"* * * under the policy of our law * * * the requisite of clear title * * * is the possession of a certificate free of lien. Our statute Section 13(8) makes title * * * depend on receipt on [sic] such a certificate, and ignorance of mortgages must be proven by the certificate."2


Appellant contends that the Colorado Act is in derogation of the common law and must be strictly construed. He points out that the Colorado Supreme Court has applied the rule of strict construction to chattel mortgage statutes3 and has held that there must be strict compliance with the terms of the statute in respect to other portions of the Act.4 Appellant also points out that under the statute the holder of a chattel mortgage on a motor vehicle who desires the protection of the Act "* * * shall present said mortgage * * * in the county, or city and county in which the mortgagor of such motor vehicle resides, or where the property is located"5 and argues that the use of the word "shall" makes compliance with the requirements of the statute mandatory. From this he argues that since the chattel mortgage in question was not recorded in either the county where the mortgagor resides or in the county where the automobile was located, it was not recorded in compliance with the statute and therefore is invalid.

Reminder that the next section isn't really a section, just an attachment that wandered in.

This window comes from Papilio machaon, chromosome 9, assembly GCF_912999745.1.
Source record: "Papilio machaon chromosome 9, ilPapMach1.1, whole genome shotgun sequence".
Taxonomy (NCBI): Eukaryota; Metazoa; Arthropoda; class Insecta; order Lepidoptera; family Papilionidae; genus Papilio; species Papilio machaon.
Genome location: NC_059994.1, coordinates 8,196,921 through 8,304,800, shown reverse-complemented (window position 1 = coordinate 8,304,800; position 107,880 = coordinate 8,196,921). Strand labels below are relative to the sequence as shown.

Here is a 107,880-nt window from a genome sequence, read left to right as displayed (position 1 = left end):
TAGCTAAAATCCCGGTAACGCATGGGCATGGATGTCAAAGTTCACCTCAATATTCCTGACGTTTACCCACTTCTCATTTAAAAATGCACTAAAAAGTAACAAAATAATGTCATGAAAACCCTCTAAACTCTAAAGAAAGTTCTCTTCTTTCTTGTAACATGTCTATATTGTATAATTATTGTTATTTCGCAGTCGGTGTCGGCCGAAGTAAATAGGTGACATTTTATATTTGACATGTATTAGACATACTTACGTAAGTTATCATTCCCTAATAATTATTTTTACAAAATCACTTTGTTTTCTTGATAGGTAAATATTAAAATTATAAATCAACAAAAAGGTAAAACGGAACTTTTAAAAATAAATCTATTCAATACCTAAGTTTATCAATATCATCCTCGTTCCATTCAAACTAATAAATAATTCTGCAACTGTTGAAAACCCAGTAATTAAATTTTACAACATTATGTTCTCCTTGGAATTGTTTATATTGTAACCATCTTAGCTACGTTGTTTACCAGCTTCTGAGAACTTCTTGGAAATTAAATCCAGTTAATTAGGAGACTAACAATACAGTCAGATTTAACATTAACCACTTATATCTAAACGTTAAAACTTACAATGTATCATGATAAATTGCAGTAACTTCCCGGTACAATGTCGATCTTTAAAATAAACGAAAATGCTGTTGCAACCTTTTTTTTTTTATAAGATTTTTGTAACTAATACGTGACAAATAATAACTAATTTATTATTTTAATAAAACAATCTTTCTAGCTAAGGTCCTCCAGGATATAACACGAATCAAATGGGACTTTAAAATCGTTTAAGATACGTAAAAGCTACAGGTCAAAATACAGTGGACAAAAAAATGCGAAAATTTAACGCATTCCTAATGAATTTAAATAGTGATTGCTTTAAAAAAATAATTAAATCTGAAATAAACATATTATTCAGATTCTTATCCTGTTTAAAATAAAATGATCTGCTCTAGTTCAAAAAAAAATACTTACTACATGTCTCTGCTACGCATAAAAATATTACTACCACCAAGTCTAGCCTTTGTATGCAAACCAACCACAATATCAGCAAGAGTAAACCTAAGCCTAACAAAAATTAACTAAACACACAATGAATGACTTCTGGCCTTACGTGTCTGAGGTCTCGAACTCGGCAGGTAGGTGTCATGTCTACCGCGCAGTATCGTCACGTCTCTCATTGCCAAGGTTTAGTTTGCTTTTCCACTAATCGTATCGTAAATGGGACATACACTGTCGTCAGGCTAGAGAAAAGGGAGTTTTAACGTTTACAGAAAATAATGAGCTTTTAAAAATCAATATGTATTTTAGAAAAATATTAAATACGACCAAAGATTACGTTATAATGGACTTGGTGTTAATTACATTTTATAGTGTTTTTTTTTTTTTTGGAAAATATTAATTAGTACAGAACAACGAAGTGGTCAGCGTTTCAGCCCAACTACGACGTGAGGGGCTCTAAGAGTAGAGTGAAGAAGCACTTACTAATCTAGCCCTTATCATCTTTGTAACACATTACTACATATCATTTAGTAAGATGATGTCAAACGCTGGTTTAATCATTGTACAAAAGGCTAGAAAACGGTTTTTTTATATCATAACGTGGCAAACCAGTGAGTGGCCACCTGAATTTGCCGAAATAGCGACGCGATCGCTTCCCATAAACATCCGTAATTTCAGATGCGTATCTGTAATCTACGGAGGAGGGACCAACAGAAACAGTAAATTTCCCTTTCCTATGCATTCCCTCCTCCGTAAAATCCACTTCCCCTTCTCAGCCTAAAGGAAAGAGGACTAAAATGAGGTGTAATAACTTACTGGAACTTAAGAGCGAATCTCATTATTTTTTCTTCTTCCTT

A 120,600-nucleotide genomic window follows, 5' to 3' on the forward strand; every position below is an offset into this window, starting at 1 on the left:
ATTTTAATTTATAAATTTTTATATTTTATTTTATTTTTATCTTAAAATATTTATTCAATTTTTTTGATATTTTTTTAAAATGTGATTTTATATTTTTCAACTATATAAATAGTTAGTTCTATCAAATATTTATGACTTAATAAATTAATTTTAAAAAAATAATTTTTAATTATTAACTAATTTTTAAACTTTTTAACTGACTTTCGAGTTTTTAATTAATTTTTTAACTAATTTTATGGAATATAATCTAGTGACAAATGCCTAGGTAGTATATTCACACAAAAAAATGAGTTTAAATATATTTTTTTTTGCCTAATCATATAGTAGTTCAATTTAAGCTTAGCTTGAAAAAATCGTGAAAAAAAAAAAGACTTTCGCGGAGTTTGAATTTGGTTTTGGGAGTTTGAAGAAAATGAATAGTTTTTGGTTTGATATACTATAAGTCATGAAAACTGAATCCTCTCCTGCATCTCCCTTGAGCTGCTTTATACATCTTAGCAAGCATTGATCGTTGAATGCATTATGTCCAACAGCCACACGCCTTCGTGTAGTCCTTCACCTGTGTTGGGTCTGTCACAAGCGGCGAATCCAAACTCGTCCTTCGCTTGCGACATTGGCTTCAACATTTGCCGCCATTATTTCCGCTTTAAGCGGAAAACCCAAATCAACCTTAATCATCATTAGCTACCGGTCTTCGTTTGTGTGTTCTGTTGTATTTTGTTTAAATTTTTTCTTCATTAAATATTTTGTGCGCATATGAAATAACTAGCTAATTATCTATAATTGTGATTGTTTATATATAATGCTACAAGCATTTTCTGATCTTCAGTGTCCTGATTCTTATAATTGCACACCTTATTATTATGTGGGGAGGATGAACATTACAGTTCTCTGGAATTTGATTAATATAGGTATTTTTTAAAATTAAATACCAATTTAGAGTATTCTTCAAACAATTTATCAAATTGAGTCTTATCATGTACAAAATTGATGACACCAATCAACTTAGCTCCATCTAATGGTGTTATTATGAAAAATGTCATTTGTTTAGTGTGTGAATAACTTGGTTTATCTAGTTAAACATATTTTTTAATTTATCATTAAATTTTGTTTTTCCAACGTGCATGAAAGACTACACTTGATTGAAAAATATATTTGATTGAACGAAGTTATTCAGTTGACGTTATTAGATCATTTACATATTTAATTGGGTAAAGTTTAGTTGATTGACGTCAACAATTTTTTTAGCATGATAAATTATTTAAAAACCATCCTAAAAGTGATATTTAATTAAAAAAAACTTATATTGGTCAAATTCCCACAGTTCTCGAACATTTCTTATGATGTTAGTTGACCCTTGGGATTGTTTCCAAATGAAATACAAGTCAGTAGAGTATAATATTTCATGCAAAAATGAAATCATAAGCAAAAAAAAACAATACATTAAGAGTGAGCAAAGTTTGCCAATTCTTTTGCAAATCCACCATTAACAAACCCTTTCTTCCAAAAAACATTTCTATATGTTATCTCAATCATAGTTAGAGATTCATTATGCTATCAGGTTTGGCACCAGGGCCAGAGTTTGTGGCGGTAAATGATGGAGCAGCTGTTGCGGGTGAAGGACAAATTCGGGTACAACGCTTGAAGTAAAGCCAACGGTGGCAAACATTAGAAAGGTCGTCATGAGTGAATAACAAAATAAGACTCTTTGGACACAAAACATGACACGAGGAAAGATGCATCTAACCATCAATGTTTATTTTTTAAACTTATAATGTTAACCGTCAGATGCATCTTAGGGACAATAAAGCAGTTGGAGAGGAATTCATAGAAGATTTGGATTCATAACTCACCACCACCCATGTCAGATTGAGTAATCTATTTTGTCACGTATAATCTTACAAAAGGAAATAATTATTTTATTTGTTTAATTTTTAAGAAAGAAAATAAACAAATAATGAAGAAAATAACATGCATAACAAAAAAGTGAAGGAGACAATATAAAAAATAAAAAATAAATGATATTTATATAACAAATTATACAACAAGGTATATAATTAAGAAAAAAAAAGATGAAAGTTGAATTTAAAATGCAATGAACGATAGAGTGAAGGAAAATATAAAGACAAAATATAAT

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However, appellant recognizes that the Colorado Supreme Court has not ruled upon the precise question before us, namely, whether under Colorado law, a chattel mortgage noted on the title certificate to a motor vehicle is void as to third parties where it has been recorded in the wrong county. In such a situation this court has repeatedly said that we will give great weight to the Federal trial judge's interpretation of local law and will accept his interpretation unless convinced that it is clearly erroneous. Cliborn v. Lincoln National Life Insurance Co., 10 Cir., 332 F.2d 645; McCallister v. M-A-C Finance Co. of Tulsa, Inc., 10 Cir., 332 F.2d 633. We are not so convinced in this case.